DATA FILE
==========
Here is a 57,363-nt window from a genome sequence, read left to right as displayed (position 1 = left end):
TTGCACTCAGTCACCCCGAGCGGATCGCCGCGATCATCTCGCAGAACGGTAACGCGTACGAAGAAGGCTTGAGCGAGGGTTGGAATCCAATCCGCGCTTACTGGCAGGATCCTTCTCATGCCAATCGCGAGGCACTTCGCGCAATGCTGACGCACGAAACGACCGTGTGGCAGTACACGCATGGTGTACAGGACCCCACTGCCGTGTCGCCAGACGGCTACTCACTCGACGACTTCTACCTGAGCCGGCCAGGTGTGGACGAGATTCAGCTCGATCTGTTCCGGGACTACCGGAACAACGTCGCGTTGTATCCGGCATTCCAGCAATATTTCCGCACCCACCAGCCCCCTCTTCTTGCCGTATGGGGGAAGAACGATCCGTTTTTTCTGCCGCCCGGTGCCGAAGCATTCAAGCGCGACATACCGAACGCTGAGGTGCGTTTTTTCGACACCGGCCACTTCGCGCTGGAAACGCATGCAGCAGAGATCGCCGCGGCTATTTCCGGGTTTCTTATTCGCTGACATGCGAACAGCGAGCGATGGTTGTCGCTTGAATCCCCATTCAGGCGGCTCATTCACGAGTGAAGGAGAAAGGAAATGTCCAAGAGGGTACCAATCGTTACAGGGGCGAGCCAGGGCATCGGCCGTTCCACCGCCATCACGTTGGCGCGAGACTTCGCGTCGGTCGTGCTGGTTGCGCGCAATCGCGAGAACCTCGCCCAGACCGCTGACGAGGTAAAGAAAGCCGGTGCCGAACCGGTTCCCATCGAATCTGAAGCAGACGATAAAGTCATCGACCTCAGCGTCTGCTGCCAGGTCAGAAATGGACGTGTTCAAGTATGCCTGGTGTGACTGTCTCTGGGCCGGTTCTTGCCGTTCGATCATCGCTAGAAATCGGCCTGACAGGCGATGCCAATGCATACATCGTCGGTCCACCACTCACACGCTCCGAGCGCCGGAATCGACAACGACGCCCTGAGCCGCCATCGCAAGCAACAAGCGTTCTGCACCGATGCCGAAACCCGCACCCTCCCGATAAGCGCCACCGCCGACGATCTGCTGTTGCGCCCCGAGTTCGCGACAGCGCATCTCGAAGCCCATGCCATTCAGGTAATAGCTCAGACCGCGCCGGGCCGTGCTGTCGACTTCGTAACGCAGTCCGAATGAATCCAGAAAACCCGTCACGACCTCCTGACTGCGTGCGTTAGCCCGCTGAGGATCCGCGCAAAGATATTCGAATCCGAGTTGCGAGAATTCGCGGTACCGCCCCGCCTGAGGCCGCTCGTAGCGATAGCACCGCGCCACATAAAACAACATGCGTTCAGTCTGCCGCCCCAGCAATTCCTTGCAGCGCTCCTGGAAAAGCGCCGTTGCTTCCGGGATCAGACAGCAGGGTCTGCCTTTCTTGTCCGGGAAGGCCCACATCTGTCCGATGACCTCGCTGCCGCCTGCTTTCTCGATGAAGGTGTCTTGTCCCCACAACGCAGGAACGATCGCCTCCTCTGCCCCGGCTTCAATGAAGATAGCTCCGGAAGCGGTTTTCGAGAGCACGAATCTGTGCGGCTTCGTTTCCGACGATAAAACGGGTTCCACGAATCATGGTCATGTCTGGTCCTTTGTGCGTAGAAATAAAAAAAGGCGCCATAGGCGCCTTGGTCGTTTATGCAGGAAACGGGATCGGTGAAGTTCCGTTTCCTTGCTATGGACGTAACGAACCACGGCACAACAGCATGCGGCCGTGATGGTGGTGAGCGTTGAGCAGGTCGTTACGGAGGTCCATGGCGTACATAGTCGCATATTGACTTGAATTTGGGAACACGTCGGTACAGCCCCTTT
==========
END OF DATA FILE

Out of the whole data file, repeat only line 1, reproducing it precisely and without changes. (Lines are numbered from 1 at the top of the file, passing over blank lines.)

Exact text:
Here is a 57,363-nt window from a genome sequence, read left to right as displayed (position 1 = left end):